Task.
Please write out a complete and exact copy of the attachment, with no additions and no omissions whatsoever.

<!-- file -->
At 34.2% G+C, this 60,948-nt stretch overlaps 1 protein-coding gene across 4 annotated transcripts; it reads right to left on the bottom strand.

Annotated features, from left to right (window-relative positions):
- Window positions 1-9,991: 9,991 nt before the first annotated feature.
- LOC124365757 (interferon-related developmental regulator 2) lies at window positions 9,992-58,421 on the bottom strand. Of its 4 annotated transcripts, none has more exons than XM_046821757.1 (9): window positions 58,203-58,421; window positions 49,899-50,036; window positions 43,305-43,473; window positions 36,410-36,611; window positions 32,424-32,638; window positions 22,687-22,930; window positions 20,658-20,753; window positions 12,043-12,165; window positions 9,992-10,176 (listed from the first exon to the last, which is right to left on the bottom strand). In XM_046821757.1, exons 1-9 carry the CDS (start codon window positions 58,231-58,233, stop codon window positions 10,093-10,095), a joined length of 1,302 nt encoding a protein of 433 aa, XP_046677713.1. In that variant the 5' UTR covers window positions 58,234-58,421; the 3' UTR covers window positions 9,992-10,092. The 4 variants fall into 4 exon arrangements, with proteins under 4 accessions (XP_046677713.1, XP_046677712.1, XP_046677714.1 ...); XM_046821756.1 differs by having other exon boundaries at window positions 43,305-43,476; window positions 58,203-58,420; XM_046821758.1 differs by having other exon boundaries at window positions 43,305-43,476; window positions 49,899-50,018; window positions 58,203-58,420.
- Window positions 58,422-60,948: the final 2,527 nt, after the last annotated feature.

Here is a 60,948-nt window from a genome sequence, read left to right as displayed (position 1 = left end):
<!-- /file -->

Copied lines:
At 34.2% G+C, this 60,948-nt stretch overlaps 1 protein-coding gene across 4 annotated transcripts; it reads right to left on the bottom strand.

Annotated features, from left to right (window-relative positions):
- Window positions 1-9,991: 9,991 nt before the first annotated feature.
- LOC124365757 (interferon-related developmental regulator 2) lies at window positions 9,992-58,421 on the bottom strand. Of its 4 annotated transcripts, none has more exons than XM_046821757.1 (9): window positions 58,203-58,421; window positions 49,899-50,036; window positions 43,305-43,473; window positions 36,410-36,611; window positions 32,424-32,638; window positions 22,687-22,930; window positions 20,658-20,753; window positions 12,043-12,165; window positions 9,992-10,176 (listed from the first exon to the last, which is right to left on the bottom strand). In XM_046821757.1, exons 1-9 carry the CDS (start codon window positions 58,231-58,233, stop codon window positions 10,093-10,095), a joined length of 1,302 nt encoding a protein of 433 aa, XP_046677713.1. In that variant the 5' UTR covers window positions 58,234-58,421; the 3' UTR covers window positions 9,992-10,092. The 4 variants fall into 4 exon arrangements, with proteins under 4 accessions (XP_046677713.1, XP_046677712.1, XP_046677714.1 ...); XM_046821756.1 differs by having other exon boundaries at window positions 43,305-43,476; window positions 58,203-58,420; XM_046821758.1 differs by having other exon boundaries at window positions 43,305-43,476; window positions 49,899-50,018; window positions 58,203-58,420.
- Window positions 58,422-60,948: the final 2,527 nt, after the last annotated feature.

Here is a 60,948-nt window from a genome sequence, read left to right as displayed (position 1 = left end):